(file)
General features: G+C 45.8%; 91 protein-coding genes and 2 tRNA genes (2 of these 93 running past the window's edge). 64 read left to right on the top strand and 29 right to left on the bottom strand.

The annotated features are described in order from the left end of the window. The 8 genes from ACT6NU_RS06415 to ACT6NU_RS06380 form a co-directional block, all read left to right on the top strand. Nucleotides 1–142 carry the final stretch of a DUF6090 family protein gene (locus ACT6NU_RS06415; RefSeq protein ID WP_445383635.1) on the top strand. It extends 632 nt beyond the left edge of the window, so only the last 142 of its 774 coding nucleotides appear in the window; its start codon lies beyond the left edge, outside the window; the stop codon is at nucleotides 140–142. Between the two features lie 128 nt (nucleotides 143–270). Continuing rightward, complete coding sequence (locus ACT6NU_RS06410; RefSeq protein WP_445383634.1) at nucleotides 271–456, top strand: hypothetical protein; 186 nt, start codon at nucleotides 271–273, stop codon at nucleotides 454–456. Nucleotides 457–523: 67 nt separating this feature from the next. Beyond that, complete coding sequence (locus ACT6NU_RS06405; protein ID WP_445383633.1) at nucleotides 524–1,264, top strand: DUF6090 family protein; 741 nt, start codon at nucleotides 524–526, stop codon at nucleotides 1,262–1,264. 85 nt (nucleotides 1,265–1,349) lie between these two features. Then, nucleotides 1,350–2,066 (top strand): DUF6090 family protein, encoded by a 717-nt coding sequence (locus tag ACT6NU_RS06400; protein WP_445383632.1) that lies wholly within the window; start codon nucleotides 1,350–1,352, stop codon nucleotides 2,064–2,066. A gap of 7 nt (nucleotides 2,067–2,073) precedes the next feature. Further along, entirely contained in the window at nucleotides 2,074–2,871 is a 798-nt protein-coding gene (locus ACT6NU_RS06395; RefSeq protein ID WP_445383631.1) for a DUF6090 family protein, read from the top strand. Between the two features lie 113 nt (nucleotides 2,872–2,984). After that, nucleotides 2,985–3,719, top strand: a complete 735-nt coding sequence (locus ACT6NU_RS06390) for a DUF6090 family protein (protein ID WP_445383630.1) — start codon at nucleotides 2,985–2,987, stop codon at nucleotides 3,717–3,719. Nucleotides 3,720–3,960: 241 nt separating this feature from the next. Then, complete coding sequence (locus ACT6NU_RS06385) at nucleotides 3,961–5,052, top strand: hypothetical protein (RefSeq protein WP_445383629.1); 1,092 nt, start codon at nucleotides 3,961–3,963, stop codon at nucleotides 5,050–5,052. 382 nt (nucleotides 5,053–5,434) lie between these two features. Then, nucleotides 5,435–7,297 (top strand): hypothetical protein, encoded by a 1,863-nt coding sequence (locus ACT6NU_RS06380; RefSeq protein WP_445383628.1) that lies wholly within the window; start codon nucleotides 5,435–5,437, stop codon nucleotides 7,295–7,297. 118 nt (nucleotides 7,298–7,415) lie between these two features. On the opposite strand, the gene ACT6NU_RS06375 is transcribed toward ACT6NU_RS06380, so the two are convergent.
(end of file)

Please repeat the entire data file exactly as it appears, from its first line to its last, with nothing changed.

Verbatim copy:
General features: G+C 45.8%; 91 protein-coding genes and 2 tRNA genes (2 of these 93 running past the window's edge). 64 read left to right on the top strand and 29 right to left on the bottom strand.

The annotated features are described in order from the left end of the window. The 8 genes from ACT6NU_RS06415 to ACT6NU_RS06380 form a co-directional block, all read left to right on the top strand. Nucleotides 1–142 carry the final stretch of a DUF6090 family protein gene (locus ACT6NU_RS06415; RefSeq protein ID WP_445383635.1) on the top strand. It extends 632 nt beyond the left edge of the window, so only the last 142 of its 774 coding nucleotides appear in the window; its start codon lies beyond the left edge, outside the window; the stop codon is at nucleotides 140–142. Between the two features lie 128 nt (nucleotides 143–270). Continuing rightward, complete coding sequence (locus ACT6NU_RS06410; RefSeq protein WP_445383634.1) at nucleotides 271–456, top strand: hypothetical protein; 186 nt, start codon at nucleotides 271–273, stop codon at nucleotides 454–456. Nucleotides 457–523: 67 nt separating this feature from the next. Beyond that, complete coding sequence (locus ACT6NU_RS06405; protein ID WP_445383633.1) at nucleotides 524–1,264, top strand: DUF6090 family protein; 741 nt, start codon at nucleotides 524–526, stop codon at nucleotides 1,262–1,264. 85 nt (nucleotides 1,265–1,349) lie between these two features. Then, nucleotides 1,350–2,066 (top strand): DUF6090 family protein, encoded by a 717-nt coding sequence (locus tag ACT6NU_RS06400; protein WP_445383632.1) that lies wholly within the window; start codon nucleotides 1,350–1,352, stop codon nucleotides 2,064–2,066. A gap of 7 nt (nucleotides 2,067–2,073) precedes the next feature. Further along, entirely contained in the window at nucleotides 2,074–2,871 is a 798-nt protein-coding gene (locus ACT6NU_RS06395; RefSeq protein ID WP_445383631.1) for a DUF6090 family protein, read from the top strand. Between the two features lie 113 nt (nucleotides 2,872–2,984). After that, nucleotides 2,985–3,719, top strand: a complete 735-nt coding sequence (locus ACT6NU_RS06390) for a DUF6090 family protein (protein ID WP_445383630.1) — start codon at nucleotides 2,985–2,987, stop codon at nucleotides 3,717–3,719. Nucleotides 3,720–3,960: 241 nt separating this feature from the next. Then, complete coding sequence (locus ACT6NU_RS06385) at nucleotides 3,961–5,052, top strand: hypothetical protein (RefSeq protein WP_445383629.1); 1,092 nt, start codon at nucleotides 3,961–3,963, stop codon at nucleotides 5,050–5,052. 382 nt (nucleotides 5,053–5,434) lie between these two features. Then, nucleotides 5,435–7,297 (top strand): hypothetical protein, encoded by a 1,863-nt coding sequence (locus ACT6NU_RS06380; RefSeq protein WP_445383628.1) that lies wholly within the window; start codon nucleotides 5,435–5,437, stop codon nucleotides 7,295–7,297. 118 nt (nucleotides 7,298–7,415) lie between these two features. On the opposite strand, the gene ACT6NU_RS06375 is transcribed toward ACT6NU_RS06380, so the two are convergent.